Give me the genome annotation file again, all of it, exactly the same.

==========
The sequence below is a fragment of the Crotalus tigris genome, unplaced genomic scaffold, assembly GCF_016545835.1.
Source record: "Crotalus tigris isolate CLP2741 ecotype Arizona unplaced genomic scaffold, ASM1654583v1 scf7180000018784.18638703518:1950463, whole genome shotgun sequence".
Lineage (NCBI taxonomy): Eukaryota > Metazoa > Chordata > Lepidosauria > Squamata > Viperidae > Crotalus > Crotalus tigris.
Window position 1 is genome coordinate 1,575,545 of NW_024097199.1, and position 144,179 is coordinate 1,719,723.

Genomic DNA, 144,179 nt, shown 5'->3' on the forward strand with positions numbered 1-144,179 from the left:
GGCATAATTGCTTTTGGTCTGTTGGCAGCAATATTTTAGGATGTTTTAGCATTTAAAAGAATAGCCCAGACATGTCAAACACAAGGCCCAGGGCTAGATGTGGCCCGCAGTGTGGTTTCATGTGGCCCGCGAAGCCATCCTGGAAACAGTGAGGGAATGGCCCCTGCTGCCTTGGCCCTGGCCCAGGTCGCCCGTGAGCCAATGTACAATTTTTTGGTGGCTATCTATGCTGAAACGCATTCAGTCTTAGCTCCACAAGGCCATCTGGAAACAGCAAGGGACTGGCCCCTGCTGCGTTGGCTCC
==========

The sequence below is a fragment of the Crotalus tigris genome, unplaced genomic scaffold, assembly GCF_016545835.1.
Source record: "Crotalus tigris isolate CLP2741 ecotype Arizona unplaced genomic scaffold, ASM1654583v1 scf7180000018784.18638703518:1950463, whole genome shotgun sequence".
Lineage (NCBI taxonomy): Eukaryota > Metazoa > Chordata > Lepidosauria > Squamata > Viperidae > Crotalus > Crotalus tigris.
Window position 1 is genome coordinate 1,575,545 of NW_024097199.1, and position 144,179 is coordinate 1,719,723.

Genomic DNA, 144,179 nt, shown 5'->3' on the forward strand with positions numbered 1-144,179 from the left:
GGCATAATTGCTTTTGGTCTGTTGGCAGCAATATTTTAGGATGTTTTAGCATTTAAAAGAATAGCCCAGACATGTCAAACACAAGGCCCAGGGCTAGATGTGGCCCGCAGTGTGGTTTCATGTGGCCCGCGAAGCCATCCTGGAAACAGTGAGGGAATGGCCCCTGCTGCCTTGGCCCTGGCCCAGGTCGCCCGTGAGCCAATGTACAATTTTTTGGTGGCTATCTATGCTGAAACGCATTCAGTCTTAGCTCCACAAGGCCATCTGGAAACAGCAAGGGACTGGCCCCTGCTGCGTTGGCTCC